We are called as Latter-day Saints to be a force for good in the world in every way possible, which necessarily includes active and positive engagement with political and social issues. At the same time, it is essential to our spiritual survival that we never allow ourselves to forget the radical difference between the philosophies of men -- no matter how superficially harmonious some of these may seem with particular principles of the gospel or with some aspects of traditional Mormon culture -- and the teachings of the prophets. In a world that constantly entices us with messages designed to lure us away from the eternal truths of the restored gospel and into the embrace of philosophies that are partially and contingently true at best and actively destructive at worst, we must exercise constant vigilance. This essay suggests and discusses six propositions that, if understood and embraced, should help us maintain that vigilance.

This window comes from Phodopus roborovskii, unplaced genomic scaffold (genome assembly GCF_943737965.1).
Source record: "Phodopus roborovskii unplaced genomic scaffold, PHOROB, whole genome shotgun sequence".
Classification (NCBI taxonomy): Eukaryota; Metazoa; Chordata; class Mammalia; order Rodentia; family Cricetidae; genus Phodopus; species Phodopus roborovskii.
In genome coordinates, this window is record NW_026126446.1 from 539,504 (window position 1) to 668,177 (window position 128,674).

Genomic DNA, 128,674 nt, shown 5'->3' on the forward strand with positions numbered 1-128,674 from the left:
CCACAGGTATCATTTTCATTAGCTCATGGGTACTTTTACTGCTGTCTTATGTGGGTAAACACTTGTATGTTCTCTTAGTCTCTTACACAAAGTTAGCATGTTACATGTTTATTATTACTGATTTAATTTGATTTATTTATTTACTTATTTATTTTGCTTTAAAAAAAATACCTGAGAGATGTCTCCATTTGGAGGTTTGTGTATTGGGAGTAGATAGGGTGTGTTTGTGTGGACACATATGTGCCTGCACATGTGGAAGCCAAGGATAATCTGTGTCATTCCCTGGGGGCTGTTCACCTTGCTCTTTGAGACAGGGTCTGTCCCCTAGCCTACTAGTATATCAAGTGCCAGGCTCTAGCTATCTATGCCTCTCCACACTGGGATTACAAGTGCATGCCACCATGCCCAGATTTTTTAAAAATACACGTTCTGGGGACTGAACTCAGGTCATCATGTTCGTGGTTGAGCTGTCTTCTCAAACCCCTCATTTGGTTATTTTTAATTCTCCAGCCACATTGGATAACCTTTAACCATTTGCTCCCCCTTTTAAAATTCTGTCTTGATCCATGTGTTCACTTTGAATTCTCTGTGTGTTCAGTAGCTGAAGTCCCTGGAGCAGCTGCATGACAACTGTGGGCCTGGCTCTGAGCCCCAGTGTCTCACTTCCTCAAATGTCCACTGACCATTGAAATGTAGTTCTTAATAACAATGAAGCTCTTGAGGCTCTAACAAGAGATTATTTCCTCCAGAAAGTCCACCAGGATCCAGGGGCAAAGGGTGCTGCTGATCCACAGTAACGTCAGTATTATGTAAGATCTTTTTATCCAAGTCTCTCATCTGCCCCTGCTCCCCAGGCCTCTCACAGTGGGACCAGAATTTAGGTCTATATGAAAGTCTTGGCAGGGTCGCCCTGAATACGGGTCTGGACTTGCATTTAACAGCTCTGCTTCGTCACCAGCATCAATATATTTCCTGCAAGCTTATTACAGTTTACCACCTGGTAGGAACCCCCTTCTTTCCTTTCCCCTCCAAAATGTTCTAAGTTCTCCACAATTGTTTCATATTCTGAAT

About the Author
Rick Anderson is Associate Dean for Collections and Scholarly Communication in the J. Willard Marriott Library at the University of Utah. He earned his B.S. and M.L.I.S. degrees at Brigham Young University, and has worked previously as a bibliographer for YBP, Inc., as Head Acquisitions Librarian for the University of North Carolina, Greensboro, and as Director of Resource Acquisition at the University of Nevada. He serves on numerous editorial and advisory boards and publishes regularly in the library literature. In 2008 he was elected president of the North American Serials Interest Group, and he was named an ARL Research Library Leadership Fellow for 2009–10. In 2013 Rick was the recipient of the HARRASSOWITZ Leadership in Library Acquisitions Award and was invited to give the Gould Distinguished Lecture on Technology and the Quality of Life at the University of Utah. In 2015 he was elected president of the Society for Scholarly Publishing. He is a popular speaker on subjects related to the future of scholarly communication and research libraries.